2nd Week, Thursday, Jan 21

  Hebrews 7:25 - 8:6 / Mark 3:7-12

Jesus reigns in heaven; He intercedes for us before God.


At one point during World War II, the city of London was bombed almost nightly by German planes. People lost their homes and their businesses at the drop of a bomb. People also suffered all kinds of injuries, many of which doctors were too busy to treat.

An elderly woman named Mrs. Berwick bought herself a first-aid kit. Then she printed a sign with her own hand and hung it on the door of her house. The sign read: “If you need help, knock here!” William Barclay, who tells the story, says that Jesus is also always ready to help us. All we have to do is “knock” and he will open up to us and help us.


Christ Jesus is the mediator, perfect, unique, who offered himself once for all. All who believe in him get access to God through him. He intercedes for us. That is his ministry now.


What keeps us from asking for Jesus’ help, even though we know he is waiting to help us? “To the one who knocks, the door will be opened.” Luke 11:10


People came to Jesus for various reasons. Some have heard about Him and so they have come to check Him for themselves.

Others may be curious for the spectacular; yet others may be desperate because of some particular need, eg. for healing, for deliverance, for enlightenment, for direction, etc. Whatever it was, the reasons were many. And the bottom line is that they want something from Jesus. As it was then, so it is now and it will always be as such. It is like some kind of consumerism mentality. Whatever Jesus can give, people would want, and they will want more and more. And they may even crush Him in order to get what they want from Him.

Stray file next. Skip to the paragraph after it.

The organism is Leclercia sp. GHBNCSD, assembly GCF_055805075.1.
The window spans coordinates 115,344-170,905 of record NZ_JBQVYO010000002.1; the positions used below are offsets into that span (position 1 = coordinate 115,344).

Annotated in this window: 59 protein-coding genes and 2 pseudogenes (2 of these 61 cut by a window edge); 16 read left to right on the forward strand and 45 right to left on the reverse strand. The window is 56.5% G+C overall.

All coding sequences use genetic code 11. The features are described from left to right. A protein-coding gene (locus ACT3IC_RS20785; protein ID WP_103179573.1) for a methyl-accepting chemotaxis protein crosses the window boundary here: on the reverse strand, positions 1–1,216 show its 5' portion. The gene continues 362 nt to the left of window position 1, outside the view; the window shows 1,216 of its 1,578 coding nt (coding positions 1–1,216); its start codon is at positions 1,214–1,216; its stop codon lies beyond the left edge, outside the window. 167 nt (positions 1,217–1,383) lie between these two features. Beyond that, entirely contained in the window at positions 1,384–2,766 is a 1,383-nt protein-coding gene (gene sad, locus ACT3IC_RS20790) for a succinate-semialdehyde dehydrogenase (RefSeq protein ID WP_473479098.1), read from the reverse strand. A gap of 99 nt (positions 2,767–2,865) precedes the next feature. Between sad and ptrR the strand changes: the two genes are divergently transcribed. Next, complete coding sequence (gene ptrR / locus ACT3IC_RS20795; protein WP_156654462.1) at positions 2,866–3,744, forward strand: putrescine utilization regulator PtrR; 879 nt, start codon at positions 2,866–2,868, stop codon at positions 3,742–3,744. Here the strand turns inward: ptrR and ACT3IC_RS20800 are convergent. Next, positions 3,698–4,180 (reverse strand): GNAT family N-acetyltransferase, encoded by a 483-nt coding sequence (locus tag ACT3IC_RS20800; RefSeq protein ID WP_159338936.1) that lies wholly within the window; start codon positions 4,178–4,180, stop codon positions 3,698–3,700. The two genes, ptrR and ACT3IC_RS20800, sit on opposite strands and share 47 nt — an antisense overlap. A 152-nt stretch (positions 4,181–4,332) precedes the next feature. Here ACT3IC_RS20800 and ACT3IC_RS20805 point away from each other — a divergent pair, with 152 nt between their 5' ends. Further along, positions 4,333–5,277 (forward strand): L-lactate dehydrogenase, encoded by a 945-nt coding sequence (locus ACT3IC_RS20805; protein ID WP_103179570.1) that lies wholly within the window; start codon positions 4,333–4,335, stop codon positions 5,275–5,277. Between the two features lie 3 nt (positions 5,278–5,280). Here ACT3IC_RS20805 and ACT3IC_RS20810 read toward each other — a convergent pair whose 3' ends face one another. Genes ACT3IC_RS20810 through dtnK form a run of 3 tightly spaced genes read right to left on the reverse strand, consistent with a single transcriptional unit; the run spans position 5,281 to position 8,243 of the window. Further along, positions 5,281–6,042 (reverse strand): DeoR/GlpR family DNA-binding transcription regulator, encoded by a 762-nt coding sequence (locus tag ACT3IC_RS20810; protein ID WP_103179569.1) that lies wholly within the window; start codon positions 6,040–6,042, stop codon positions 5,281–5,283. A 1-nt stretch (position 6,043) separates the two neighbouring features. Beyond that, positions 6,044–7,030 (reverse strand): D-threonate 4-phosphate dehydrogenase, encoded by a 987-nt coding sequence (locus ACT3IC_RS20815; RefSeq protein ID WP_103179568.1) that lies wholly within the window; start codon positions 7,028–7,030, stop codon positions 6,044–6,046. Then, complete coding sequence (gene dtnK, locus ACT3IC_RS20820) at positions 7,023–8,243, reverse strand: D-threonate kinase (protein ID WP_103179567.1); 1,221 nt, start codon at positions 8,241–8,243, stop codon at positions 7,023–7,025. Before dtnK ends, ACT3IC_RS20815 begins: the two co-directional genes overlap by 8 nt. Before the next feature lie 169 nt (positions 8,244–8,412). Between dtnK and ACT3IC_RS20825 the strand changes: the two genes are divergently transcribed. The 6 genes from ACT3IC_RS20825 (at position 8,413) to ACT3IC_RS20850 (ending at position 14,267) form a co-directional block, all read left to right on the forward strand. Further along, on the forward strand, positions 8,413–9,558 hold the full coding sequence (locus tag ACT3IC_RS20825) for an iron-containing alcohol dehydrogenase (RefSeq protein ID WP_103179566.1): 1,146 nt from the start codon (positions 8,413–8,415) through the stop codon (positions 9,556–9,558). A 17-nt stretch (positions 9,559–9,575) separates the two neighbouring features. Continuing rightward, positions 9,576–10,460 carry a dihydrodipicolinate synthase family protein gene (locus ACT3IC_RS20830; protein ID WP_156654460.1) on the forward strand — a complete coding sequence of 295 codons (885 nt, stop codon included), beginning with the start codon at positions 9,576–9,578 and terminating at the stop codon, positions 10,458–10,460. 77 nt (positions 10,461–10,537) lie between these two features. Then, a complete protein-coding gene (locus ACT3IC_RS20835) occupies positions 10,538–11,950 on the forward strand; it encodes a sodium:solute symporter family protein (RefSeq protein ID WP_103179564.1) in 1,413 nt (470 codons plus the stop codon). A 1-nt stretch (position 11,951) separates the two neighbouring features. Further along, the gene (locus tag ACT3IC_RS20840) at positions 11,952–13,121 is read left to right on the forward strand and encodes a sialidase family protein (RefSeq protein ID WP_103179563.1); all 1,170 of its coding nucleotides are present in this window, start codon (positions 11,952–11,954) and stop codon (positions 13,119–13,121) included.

As we heard in the gospel, He even had to get onto a boat to keep Himself from being crushed. Yes, we all want something from Jesus, and we might not be that ready to take "No" for an answer.

But as we reflect on the 1st reading, it is clear that Jesus is the high priest appointed by God to be the mediator between God and man, and hence His power to save is utterly certain.


Yet as high priest and Saviour, Jesus had to offer Himself as the sacrifice for sinners in order to save them. Hence, if we truly believe in Jesus as our high priest and Saviour, then we too would follow Him in doing what He had done - to offer ourselves as a living sacrifice so that Jesus can continue His saving work in us.


Hence, it would not be so much as what we want from Jesus, but what we are willing to give up and offer to Him as a loving


In the gospel Mark gives a summary of Jesus’ ministry in Galilee. Yesterday we heard how the Pharisees are blind to him and attack him on legal points; the crowds flock to him because of his healing power, not so much to be converted. The demons know who Jesus is, but, of course, they do not believe in him. Here we have different attitudes, but no faith yet. This is why perhaps Mark imposes silence on the spirits. We offer this eucharist together with Christ, our only Saviour and Mediator, who always intercedes for us. 

Let us pray: God, our Father, through your Son, Jesus Christ, you brought healing to your people and came to bind us to you in a lasting covenant of love. May we not only admire his saving power but accept him in faith as our brother, your Son, our Lord and Saviour. Make him the ground and meaning of our lives and fill us with his Holy Spirit, that we may build up among us your kingdom and a community of faith, hope and love. We ask you this through Christ, our Lord. Amen.